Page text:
Off Broadway Reviews
Is there any storm that true friendship can't weather? In her story Address Unknown, Kathrine Kressmann Taylor suggests that compliance with evil is one, and her two characters, established and developed entirely through their correspondence with each other, learn that lesson the hard way. Audiences attending the new stage adaptation at the Promenade are likely to learn it the hard way, too.
Director Frank Dunlop has edited for the theatre and directed this story of two business partners and friends, Max Eisenstein (Jim Dale) and Martin Schulse (William Atherton). Max writes from their San Francisco art gallery, and Martin from his new home in Germany. The play begins in November of 1932, scant weeks before Adolf Hitler becomes Chancellor and begins enacting a series of dangerous, isolating reforms. (A number of these are recounted in the Playbill and recited by Dale in a pre-show announcement.)
As the situation worsens, it becomes clear that the battle lines are being drawn between the two. Martin begins to sympathize with Hitler's policies and their effects of strengthening Germany's social and economic climate; he feels that Germany has found its destiny and that history will bear out the decisions being made. When Max's sister - an actress visiting Berlin - goes missing, he proclaims that he is unable to help protect her.
The story is solid, and Dunlop's adaptation is, for the most part, entertainingly presented and faithful to Taylor's original. James Youmans's set divides the stage into two sections, one for each of the locales, with a table the two men share placed at center stage (it's designed so that one half of the table resides in America, the other in Germany). David Lander's lights nicely help focus the action, and Jim Stewart's crisp period costumes help complete the stage picture.
Yet for all its attractive physical trappings, Address Unknown never feels compelling as a stage work. Designed to be read, this is a story that is, in itself, not inherently theatrical. There are certainly successful two-person plays told entirely through correspondence - one of the most famous is A.R. Gurney's Love Letters - but such plays generally thrive on one of the most theatrical of elements: subtext, where what is unsaid (and why) is of paramount importance.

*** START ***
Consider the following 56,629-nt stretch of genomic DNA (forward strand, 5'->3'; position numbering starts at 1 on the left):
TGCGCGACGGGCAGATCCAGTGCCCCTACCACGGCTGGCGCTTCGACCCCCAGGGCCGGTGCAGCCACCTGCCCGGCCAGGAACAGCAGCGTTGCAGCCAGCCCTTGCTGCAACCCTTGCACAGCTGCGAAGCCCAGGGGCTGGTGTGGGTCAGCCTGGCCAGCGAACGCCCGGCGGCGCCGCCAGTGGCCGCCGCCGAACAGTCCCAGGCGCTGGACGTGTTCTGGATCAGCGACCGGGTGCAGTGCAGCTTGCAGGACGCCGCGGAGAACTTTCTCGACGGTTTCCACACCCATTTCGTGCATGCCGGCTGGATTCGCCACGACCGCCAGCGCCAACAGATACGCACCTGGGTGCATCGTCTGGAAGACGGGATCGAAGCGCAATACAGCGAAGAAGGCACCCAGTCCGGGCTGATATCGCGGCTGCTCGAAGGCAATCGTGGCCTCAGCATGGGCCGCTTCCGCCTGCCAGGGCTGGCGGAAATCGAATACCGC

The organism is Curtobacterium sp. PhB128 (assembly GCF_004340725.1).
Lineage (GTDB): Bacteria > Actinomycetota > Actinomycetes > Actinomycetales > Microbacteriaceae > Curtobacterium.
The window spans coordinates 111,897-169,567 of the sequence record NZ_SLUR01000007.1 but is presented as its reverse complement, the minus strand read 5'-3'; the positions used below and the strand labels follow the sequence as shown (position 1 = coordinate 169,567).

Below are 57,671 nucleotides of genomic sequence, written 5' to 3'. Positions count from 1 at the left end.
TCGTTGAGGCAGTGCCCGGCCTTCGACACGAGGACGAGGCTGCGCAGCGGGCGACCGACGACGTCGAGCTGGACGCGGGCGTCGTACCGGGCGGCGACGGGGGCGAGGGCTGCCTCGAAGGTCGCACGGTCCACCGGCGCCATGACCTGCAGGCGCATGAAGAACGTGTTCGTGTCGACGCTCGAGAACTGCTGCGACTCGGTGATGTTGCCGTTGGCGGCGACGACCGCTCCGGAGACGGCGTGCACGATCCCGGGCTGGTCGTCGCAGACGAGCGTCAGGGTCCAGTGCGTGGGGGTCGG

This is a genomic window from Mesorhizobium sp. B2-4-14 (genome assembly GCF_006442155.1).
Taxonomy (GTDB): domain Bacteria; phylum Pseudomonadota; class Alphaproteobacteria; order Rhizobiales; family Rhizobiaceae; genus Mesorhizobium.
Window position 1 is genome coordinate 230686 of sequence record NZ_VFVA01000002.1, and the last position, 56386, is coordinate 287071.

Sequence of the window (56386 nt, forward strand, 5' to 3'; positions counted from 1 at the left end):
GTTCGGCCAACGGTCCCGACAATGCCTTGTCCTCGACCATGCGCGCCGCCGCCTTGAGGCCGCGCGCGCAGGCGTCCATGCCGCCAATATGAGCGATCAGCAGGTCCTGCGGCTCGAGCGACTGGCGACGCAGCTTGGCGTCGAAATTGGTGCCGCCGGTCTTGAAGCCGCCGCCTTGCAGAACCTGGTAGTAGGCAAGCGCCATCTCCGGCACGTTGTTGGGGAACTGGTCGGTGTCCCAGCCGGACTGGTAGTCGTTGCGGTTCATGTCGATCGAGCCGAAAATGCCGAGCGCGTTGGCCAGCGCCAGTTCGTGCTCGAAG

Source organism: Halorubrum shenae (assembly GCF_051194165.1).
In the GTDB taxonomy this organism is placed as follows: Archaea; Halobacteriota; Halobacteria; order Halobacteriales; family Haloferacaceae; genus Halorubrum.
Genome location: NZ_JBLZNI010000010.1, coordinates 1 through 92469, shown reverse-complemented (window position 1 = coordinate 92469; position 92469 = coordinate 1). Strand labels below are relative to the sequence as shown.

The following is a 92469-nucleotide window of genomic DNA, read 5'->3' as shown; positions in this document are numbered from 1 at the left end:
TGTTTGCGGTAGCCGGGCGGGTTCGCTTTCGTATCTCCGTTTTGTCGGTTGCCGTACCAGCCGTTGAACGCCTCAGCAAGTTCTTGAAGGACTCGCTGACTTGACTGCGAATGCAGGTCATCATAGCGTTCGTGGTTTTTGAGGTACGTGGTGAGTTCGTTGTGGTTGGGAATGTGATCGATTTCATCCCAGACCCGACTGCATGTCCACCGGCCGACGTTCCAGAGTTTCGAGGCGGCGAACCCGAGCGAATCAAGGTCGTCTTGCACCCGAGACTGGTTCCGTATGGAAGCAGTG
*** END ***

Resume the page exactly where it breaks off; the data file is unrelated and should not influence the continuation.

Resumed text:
That's the quality missing in Address Unknown. Everything here is explicitly stated, and all the actions are drawn with broad, brightly colored strokes. Attempting to get the two actors to communicate, Dunlop has them refer to each other over the course of the play, reacting to each other's words or the ones they themselves are scribing, and even perform actions unrelated to the correspondence, such as answering the door, playing music, or changing clothes. In short, Dunlop is - intentionally or not - subverting the form in which he's working.
Dale and Atherton are true professionals, and they're giving performances of admirable determination and polish, but they can't overcome this basic flaw in the show's construction. Their reactions to each always feel forced and look silly, and distract from the story rather than enhance it. They're both able to communicate the story - which involves various forms of betrayal, revenge, and atonement on both sides - but they never locate the germ of theatrical necessity that will make this a play rather than an intellectual exercise.
They can't really be blamed - it's unlikely that any other two actors could do better. The text itself just doesn't provide the opportunities they - or the audience - need for convincing drama onstage. That's because Address Unknown is not really a script, but a series of letters; perhaps this work needed less allegiance and more adaptation? While Dunlop's basic concept for an Address Unknown play might be good, his execution here may as well be marked "Return to Sender."